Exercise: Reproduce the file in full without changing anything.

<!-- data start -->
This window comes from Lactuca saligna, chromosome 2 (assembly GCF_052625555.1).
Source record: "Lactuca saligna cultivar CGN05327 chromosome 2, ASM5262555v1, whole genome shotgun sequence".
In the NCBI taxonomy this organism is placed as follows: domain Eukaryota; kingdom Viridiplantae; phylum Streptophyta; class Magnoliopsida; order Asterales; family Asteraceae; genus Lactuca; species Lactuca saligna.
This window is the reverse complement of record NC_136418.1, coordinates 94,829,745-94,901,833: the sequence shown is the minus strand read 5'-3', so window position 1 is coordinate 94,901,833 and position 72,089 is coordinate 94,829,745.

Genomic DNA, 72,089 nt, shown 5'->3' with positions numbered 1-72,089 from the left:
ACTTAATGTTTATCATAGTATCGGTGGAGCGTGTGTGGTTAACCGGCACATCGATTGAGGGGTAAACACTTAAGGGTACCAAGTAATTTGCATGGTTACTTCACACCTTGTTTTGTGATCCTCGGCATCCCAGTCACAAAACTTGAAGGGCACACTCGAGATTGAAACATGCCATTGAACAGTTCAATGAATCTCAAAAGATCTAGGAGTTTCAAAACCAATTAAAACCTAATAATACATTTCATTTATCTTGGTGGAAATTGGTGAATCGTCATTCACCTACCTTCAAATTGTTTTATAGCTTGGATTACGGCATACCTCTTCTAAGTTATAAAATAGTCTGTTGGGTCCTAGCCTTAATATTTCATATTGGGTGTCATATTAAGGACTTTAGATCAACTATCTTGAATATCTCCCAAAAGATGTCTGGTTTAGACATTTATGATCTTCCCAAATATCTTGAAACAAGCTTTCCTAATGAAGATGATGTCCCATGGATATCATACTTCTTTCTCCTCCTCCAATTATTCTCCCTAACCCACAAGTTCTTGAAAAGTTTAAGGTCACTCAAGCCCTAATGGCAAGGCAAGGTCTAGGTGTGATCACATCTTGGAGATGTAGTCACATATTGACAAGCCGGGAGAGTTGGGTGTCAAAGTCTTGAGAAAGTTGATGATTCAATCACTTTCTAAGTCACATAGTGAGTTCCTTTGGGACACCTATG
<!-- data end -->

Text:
This window comes from Lactuca saligna, chromosome 2 (assembly GCF_052625555.1).
Source record: "Lactuca saligna cultivar CGN05327 chromosome 2, ASM5262555v1, whole genome shotgun sequence".
In the NCBI taxonomy this organism is placed as follows: domain Eukaryota; kingdom Viridiplantae; phylum Streptophyta; class Magnoliopsida; order Asterales; family Asteraceae; genus Lactuca; species Lactuca saligna.
This window is the reverse complement of record NC_136418.1, coordinates 94,829,745-94,901,833: the sequence shown is the minus strand read 5'-3', so window position 1 is coordinate 94,901,833 and position 72,089 is coordinate 94,829,745.

Genomic DNA, 72,089 nt, shown 5'->3' with positions numbered 1-72,089 from the left:
ACTTAATGTTTATCATAGTATCGGTGGAGCGTGTGTGGTTAACCGGCACATCGATTGAGGGGTAAACACTTAAGGGTACCAAGTAATTTGCATGGTTACTTCACACCTTGTTTTGTGATCCTCGGCATCCCAGTCACAAAACTTGAAGGGCACACTCGAGATTGAAACATGCCATTGAACAGTTCAATGAATCTCAAAAGATCTAGGAGTTTCAAAACCAATTAAAACCTAATAATACATTTCATTTATCTTGGTGGAAATTGGTGAATCGTCATTCACCTACCTTCAAATTGTTTTATAGCTTGGATTACGGCATACCTCTTCTAAGTTATAAAATAGTCTGTTGGGTCCTAGCCTTAATATTTCATATTGGGTGTCATATTAAGGACTTTAGATCAACTATCTTGAATATCTCCCAAAAGATGTCTGGTTTAGACATTTATGATCTTCCCAAATATCTTGAAACAAGCTTTCCTAATGAAGATGATGTCCCATGGATATCATACTTCTTTCTCCTCCTCCAATTATTCTCCCTAACCCACAAGTTCTTGAAAAGTTTAAGGTCACTCAAGCCCTAATGGCAAGGCAAGGTCTAGGTGTGATCACATCTTGGAGATGTAGTCACATATTGACAAGCCGGGAGAGTTGGGTGTCAAAGTCTTGAGAAAGTTGATGATTCAATCACTTTCTAAGTCACATAGTGAGTTCCTTTGGGACACCTATG